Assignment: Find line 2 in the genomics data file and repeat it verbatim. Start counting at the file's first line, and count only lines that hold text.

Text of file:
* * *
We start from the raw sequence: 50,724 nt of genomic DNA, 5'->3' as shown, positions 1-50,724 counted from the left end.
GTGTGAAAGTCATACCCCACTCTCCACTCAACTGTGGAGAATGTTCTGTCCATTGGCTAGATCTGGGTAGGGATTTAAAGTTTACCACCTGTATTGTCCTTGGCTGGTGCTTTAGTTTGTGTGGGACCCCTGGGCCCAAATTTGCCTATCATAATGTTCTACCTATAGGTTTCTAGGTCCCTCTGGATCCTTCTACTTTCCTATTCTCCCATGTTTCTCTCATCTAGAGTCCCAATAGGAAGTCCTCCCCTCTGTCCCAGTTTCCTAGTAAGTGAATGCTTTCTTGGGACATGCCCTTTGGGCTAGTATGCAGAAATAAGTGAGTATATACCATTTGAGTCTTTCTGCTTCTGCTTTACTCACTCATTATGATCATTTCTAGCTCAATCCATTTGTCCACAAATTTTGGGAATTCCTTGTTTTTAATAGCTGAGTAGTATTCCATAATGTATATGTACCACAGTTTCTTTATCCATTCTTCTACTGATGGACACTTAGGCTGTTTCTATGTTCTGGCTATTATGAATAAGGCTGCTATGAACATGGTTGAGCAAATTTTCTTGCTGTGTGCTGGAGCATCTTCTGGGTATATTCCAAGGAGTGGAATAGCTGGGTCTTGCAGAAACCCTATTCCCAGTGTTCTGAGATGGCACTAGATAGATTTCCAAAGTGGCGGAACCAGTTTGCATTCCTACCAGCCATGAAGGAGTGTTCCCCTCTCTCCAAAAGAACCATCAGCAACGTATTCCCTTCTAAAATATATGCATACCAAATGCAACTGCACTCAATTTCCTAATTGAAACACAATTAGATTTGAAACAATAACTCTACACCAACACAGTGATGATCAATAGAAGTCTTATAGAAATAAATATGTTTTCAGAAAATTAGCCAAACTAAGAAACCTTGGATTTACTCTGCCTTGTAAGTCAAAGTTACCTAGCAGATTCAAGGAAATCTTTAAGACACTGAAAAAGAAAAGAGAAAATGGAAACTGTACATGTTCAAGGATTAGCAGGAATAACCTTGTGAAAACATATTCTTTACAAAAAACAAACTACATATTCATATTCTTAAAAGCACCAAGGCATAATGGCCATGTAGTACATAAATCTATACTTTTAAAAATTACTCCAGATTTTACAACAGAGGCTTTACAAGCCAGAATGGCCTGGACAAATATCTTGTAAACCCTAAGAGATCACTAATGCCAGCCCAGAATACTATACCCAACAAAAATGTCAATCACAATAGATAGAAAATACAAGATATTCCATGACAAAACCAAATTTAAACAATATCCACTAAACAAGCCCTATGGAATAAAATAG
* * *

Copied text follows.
GTGTGAAAGTCATACCCCACTCTCCACTCAACTGTGGAGAATGTTCTGTCCATTGGCTAGATCTGGGTAGGGATTTAAAGTTTACCACCTGTATTGTCCTTGGCTGGTGCTTTAGTTTGTGTGGGACCCCTGGGCCCAAATTTGCCTATCATAATGTTCTACCTATAGGTTTCTAGGTCCCTCTGGATCCTTCTACTTTCCTATTCTCCCATGTTTCTCTCATCTAGAGTCCCAATAGGAAGTCCTCCCCTCTGTCCCAGTTTCCTAGTAAGTGAATGCTTTCTTGGGACATGCCCTTTGGGCTAGTATGCAGAAATAAGTGAGTATATACCATTTGAGTCTTTCTGCTTCTGCTTTACTCACTCATTATGATCATTTCTAGCTCAATCCATTTGTCCACAAATTTTGGGAATTCCTTGTTTTTAATAGCTGAGTAGTATTCCATAATGTATATGTACCACAGTTTCTTTATCCATTCTTCTACTGATGGACACTTAGGCTGTTTCTATGTTCTGGCTATTATGAATAAGGCTGCTATGAACATGGTTGAGCAAATTTTCTTGCTGTGTGCTGGAGCATCTTCTGGGTATATTCCAAGGAGTGGAATAGCTGGGTCTTGCAGAAACCCTATTCCCAGTGTTCTGAGATGGCACTAGATAGATTTCCAAAGTGGCGGAACCAGTTTGCATTCCTACCAGCCATGAAGGAGTGTTCCCCTCTCTCCAAAAGAACCATCAGCAACGTATTCCCTTCTAAAATATATGCATACCAAATGCAACTGCACTCAATTTCCTAATTGAAACACAATTAGATTTGAAACAATAACTCTACACCAACACAGTGATGATCAATAGAAGTCTTATAGAAATAAATATGTTTTCAGAAAATTAGCCAAACTAAGAAACCTTGGATTTACTCTGCCTTGTAAGTCAAAGTTACCTAGCAGATTCAAGGAAATCTTTAAGACACTGAAAAAGAAAAGAGAAAATGGAAACTGTACATGTTCAAGGATTAGCAGGAATAACCTTGTGAAAACATATTCTTTACAAAAAACAAACTACATATTCATATTCTTAAAAGCACCAAGGCATAATGGCCATGTAGTACATAAATCTATACTTTTAAAAATTACTCCAGATTTTACAACAGAGGCTTTACAAGCCAGAATGGCCTGGACAAATATCTTGTAAACCCTAAGAGATCACTAATGCCAGCCCAGAATACTATACCCAACAAAAATGTCAATCACAATAGATAGAAAATACAAGATATTCCATGACAAAACCAAATTTAAACAATATCCACTAAACAAGCCCTATGGAATAAAATAG